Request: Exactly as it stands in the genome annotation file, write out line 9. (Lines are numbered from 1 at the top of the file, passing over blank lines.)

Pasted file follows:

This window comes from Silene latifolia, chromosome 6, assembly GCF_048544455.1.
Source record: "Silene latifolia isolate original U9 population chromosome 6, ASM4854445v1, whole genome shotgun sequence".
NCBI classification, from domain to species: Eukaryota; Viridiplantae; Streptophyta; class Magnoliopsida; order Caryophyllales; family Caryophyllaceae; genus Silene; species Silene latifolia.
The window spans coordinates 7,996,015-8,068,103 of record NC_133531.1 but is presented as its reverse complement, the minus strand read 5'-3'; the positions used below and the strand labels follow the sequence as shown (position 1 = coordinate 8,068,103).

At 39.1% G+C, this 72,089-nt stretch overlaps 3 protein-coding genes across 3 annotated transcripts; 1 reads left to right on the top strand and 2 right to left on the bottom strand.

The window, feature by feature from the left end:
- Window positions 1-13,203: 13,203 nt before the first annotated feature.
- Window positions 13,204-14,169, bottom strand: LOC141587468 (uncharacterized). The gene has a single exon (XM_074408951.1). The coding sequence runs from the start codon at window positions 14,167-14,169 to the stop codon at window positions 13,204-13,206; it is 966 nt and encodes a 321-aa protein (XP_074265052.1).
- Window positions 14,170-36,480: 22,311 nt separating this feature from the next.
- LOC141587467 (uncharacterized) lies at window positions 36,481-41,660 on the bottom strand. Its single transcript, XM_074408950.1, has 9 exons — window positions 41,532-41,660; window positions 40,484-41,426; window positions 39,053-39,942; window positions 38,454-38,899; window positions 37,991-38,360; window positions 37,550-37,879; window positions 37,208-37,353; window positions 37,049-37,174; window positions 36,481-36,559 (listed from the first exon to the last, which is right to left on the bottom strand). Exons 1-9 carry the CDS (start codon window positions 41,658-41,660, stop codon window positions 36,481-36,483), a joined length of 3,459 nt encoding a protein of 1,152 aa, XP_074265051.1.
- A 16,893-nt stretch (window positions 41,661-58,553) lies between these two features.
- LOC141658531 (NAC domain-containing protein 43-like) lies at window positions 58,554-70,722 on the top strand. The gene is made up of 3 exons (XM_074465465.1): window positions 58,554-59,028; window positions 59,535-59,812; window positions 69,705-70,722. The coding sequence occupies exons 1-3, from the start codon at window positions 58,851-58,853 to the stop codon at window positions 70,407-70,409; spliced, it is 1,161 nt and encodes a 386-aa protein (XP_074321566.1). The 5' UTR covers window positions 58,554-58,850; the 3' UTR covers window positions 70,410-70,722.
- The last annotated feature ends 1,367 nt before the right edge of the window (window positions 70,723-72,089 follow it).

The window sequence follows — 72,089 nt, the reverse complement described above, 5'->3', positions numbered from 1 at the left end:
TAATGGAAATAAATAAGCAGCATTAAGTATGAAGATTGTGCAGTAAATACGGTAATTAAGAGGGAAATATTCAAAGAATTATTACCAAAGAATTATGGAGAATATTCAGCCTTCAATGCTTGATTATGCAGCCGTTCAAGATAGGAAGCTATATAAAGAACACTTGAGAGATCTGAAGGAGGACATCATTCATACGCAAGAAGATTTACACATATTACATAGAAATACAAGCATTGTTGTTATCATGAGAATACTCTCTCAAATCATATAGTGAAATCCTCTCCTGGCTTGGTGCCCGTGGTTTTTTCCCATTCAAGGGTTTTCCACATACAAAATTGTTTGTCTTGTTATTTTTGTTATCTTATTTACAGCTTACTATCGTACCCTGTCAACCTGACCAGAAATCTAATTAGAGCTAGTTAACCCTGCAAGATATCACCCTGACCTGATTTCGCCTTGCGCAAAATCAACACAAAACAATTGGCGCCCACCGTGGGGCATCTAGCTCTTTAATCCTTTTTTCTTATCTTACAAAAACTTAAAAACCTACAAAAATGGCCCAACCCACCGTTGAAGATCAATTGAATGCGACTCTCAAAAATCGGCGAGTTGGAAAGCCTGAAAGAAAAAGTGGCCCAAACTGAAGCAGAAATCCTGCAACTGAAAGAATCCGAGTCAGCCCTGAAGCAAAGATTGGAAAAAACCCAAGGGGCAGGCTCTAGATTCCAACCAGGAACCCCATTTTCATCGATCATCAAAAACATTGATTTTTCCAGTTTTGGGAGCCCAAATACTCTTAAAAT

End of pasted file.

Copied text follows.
- Window positions 14,170-36,480: 22,311 nt separating this feature from the next.